Shazam! star Zachary Levi and Jane the Virgin's Gina Rodriguez have joined the cast of Spy Kids, the forthcoming reboot of Robert Rodriguez's beloved kids-action franchise. The duo will play the parents of the new Spy Kids family, with Everly Carganilla and Connor Esterson as the titular kids. The film comes from Spyglass Entertainment, producers of the Scream reboot who have not just a sequel to that movie coming, but also a Hellraiser reboot coming to Hulu next year. Rodriguez, who alternates between family fare like Spy Kids and Sharkboy and Lava Girl and adult entertainment like Sin City and El Mariachi, is bringing the project to Netflix.
Netflix is working with Rodriguez on this after the success of We Can Be Heroes, a follow-up to Sharkboy and Lava Girl. That project has become a huge hit for the streaming giant since its release in
"My most rabid fanbase all these years, by far, has been my kid films. My Spy Kids audience," Rodriguez previously shared at Cinema-Con. "These kids watch those movies over and over because they're action films made for children and families, in particular at a time when they need empowerment. Netflix came to me [for We Can Be Heroes] because the Spy Kids movies had done just so well on their service. They said 'Could you make a series of films that do that?' And I said, 'I'd love to!'"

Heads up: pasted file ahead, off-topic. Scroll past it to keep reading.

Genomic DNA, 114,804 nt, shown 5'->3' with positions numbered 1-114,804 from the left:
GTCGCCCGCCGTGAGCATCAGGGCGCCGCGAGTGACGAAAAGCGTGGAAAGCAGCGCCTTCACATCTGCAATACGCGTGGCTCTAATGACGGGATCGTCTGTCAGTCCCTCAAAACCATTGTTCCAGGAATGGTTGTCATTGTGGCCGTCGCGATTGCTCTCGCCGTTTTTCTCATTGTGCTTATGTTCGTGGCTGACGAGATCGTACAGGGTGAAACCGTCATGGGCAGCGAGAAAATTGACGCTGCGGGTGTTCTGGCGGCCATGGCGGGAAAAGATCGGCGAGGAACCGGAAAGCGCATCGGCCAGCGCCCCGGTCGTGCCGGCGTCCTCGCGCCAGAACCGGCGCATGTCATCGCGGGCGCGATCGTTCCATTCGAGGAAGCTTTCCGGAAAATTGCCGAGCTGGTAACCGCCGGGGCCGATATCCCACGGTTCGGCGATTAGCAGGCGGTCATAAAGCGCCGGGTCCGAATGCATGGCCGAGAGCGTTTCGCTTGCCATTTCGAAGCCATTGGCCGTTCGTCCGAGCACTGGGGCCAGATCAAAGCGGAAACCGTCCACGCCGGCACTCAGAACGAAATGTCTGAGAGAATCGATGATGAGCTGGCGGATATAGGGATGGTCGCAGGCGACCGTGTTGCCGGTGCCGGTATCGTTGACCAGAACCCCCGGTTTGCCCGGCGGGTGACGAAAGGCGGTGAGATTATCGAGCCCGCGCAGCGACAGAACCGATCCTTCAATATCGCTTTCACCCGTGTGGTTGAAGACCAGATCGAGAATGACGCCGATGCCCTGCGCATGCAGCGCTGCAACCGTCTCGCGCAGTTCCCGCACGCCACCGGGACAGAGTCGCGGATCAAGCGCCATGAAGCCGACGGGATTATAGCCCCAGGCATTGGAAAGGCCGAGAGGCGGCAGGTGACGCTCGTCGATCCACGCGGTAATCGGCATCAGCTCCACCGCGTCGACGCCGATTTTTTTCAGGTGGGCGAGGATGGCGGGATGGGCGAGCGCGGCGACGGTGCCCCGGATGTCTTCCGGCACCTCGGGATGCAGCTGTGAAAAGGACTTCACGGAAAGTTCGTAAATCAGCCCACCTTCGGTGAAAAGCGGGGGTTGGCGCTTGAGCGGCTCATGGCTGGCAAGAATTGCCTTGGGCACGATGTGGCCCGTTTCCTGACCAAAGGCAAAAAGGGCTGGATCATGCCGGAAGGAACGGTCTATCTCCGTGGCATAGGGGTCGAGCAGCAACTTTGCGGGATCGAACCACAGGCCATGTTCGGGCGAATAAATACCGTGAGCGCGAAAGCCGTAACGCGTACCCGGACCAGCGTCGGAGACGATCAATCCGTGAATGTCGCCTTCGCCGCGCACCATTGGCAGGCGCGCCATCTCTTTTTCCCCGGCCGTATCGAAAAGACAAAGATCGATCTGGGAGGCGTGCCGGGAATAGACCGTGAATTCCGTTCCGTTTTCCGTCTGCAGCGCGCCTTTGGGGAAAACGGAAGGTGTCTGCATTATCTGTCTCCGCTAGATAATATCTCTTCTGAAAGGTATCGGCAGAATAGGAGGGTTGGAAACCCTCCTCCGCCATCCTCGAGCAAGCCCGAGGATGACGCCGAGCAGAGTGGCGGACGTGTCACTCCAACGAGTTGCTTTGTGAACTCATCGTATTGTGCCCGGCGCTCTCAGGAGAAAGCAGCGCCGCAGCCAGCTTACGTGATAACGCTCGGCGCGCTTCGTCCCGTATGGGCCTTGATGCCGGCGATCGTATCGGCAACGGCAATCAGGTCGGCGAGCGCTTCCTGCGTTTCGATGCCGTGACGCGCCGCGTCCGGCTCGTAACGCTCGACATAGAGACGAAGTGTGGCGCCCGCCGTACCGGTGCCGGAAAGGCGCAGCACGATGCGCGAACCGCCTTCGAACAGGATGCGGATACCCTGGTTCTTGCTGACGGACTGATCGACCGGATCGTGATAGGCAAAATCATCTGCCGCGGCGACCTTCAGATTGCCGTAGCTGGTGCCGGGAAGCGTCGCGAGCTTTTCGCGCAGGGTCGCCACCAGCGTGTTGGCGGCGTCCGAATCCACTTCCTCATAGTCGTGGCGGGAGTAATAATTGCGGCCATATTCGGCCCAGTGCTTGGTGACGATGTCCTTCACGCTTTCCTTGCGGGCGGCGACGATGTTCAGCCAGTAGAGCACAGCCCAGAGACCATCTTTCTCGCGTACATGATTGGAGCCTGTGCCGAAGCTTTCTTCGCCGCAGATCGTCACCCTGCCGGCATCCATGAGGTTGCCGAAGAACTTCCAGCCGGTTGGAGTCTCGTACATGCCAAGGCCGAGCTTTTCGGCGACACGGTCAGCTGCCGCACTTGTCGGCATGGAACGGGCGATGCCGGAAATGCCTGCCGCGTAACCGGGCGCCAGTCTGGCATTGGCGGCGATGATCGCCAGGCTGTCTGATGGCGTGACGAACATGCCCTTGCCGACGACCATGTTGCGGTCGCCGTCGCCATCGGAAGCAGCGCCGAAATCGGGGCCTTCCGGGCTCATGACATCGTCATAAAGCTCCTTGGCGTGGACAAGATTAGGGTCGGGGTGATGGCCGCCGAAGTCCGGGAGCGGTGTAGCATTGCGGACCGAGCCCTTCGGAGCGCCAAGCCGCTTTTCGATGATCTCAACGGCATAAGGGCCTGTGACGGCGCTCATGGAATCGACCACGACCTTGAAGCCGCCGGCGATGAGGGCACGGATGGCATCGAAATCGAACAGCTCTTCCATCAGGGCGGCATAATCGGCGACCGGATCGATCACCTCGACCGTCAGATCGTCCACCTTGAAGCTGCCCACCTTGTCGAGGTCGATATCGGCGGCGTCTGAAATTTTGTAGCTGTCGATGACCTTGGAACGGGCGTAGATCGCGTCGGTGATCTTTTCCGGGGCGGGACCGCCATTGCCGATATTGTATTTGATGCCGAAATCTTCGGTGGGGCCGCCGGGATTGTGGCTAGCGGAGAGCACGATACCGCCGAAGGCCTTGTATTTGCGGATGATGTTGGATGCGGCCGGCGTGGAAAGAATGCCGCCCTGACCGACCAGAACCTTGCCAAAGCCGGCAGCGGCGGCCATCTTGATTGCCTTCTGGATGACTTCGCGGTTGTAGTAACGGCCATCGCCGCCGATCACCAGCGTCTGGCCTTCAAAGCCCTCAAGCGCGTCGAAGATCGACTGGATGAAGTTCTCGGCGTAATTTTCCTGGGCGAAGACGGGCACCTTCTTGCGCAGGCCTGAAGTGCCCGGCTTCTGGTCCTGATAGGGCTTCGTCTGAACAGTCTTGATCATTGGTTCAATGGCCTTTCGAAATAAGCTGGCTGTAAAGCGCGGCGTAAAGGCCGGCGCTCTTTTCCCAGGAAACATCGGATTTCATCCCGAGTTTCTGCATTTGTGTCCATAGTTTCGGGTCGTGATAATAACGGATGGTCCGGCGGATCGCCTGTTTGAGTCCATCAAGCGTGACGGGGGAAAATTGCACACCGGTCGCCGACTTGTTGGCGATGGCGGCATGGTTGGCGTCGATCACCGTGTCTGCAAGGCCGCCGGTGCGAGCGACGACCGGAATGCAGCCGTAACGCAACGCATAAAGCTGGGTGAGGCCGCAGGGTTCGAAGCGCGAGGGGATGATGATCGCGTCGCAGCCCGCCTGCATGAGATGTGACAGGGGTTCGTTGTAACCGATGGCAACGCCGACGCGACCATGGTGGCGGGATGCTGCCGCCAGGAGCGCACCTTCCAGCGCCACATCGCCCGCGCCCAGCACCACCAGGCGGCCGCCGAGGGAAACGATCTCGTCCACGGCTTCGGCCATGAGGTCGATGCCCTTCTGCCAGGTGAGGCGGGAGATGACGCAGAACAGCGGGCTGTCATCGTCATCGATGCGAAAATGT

The original Spy Kids film was released over 20 years ago, and surprised moviegoers by earning $112 million at the domestic box office. The movie starred Antonio Banderas, Carla Gugino, Alexa PenaVega, Daryl Sabara, Alan Cumming, Tony Shalhoub, Teri Hatcher, Cheech Marin, and Danny Trejo. In fact, it was Spy Kids that launched Rodriguez's hyper-violent Machete films, which saw Trejo reprising his Spy Kids character in a much different way.
This isn't the only upcoming project between Netflix and Rodriguez. It was announced last year that the director is working on a sequel to We Can Be Heroes for the streaming site.
"They've been shocked at how well it's kept doing. They call it unstoppable," Rodriguez told Collider when speaking about Netflix. "They've never seen any movie behave like that. It just will not stop. Kids will just not stop watching it. And I think it happened with the Spy Kid movies, but you couldn't ever keep track of it, because you can't tell how many times kids watch it on VCR or watch on Disney channel. But now with their metrics, they can tell how many times a household is watching something again and again, through completion. Which a lot of the times when it's been a big opening weekend, it didn't mean people actually watched the whole movie. It means they watched five minutes or more."
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